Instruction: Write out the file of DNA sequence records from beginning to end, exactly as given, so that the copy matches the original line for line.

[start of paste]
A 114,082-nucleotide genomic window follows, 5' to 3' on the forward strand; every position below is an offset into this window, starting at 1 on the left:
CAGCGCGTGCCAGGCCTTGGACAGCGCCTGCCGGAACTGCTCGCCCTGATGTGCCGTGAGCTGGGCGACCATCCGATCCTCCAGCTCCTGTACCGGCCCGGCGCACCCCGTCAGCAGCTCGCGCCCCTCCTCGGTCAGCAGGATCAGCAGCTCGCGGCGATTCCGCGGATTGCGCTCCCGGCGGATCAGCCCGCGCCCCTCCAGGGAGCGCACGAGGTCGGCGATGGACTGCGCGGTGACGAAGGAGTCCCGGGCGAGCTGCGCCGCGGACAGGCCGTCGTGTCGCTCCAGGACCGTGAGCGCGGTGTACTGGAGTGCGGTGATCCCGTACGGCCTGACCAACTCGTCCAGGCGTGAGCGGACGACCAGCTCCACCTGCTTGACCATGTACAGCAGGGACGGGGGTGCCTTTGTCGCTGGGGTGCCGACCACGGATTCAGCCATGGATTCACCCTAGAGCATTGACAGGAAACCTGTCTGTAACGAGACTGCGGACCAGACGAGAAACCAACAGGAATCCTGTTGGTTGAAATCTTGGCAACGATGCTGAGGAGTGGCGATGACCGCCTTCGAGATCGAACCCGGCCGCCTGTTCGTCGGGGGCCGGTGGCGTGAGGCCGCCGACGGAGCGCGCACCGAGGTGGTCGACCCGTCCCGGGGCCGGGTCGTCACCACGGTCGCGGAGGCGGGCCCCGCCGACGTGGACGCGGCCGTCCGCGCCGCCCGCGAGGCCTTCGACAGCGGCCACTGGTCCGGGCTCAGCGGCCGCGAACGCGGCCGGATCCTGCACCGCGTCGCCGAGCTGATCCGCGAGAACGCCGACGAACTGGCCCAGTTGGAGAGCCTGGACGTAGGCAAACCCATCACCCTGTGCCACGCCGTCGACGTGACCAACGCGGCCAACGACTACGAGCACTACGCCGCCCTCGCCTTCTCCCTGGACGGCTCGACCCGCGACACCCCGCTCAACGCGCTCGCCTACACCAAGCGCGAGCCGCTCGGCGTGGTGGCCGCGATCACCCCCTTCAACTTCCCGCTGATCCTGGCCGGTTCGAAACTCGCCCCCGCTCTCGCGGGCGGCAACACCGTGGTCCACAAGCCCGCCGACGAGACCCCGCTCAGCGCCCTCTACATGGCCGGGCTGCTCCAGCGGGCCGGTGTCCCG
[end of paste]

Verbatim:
A 114,082-nucleotide genomic window follows, 5' to 3' on the forward strand; every position below is an offset into this window, starting at 1 on the left:
CAGCGCGTGCCAGGCCTTGGACAGCGCCTGCCGGAACTGCTCGCCCTGATGTGCCGTGAGCTGGGCGACCATCCGATCCTCCAGCTCCTGTACCGGCCCGGCGCACCCCGTCAGCAGCTCGCGCCCCTCCTCGGTCAGCAGGATCAGCAGCTCGCGGCGATTCCGCGGATTGCGCTCCCGGCGGATCAGCCCGCGCCCCTCCAGGGAGCGCACGAGGTCGGCGATGGACTGCGCGGTGACGAAGGAGTCCCGGGCGAGCTGCGCCGCGGACAGGCCGTCGTGTCGCTCCAGGACCGTGAGCGCGGTGTACTGGAGTGCGGTGATCCCGTACGGCCTGACCAACTCGTCCAGGCGTGAGCGGACGACCAGCTCCACCTGCTTGACCATGTACAGCAGGGACGGGGGTGCCTTTGTCGCTGGGGTGCCGACCACGGATTCAGCCATGGATTCACCCTAGAGCATTGACAGGAAACCTGTCTGTAACGAGACTGCGGACCAGACGAGAAACCAACAGGAATCCTGTTGGTTGAAATCTTGGCAACGATGCTGAGGAGTGGCGATGACCGCCTTCGAGATCGAACCCGGCCGCCTGTTCGTCGGGGGCCGGTGGCGTGAGGCCGCCGACGGAGCGCGCACCGAGGTGGTCGACCCGTCCCGGGGCCGGGTCGTCACCACGGTCGCGGAGGCGGGCCCCGCCGACGTGGACGCGGCCGTCCGCGCCGCCCGCGAGGCCTTCGACAGCGGCCACTGGTCCGGGCTCAGCGGCCGCGAACGCGGCCGGATCCTGCACCGCGTCGCCGAGCTGATCCGCGAGAACGCCGACGAACTGGCCCAGTTGGAGAGCCTGGACGTAGGCAAACCCATCACCCTGTGCCACGCCGTCGACGTGACCAACGCGGCCAACGACTACGAGCACTACGCCGCCCTCGCCTTCTCCCTGGACGGCTCGACCCGCGACACCCCGCTCAACGCGCTCGCCTACACCAAGCGCGAGCCGCTCGGCGTGGTGGCCGCGATCACCCCCTTCAACTTCCCGCTGATCCTGGCCGGTTCGAAACTCGCCCCCGCTCTCGCGGGCGGCAACACCGTGGTCCACAAGCCCGCCGACGAGACCCCGCTCAGCGCCCTCTACATGGCCGGGCTGCTCCAGCGGGCCGGTGTCCCG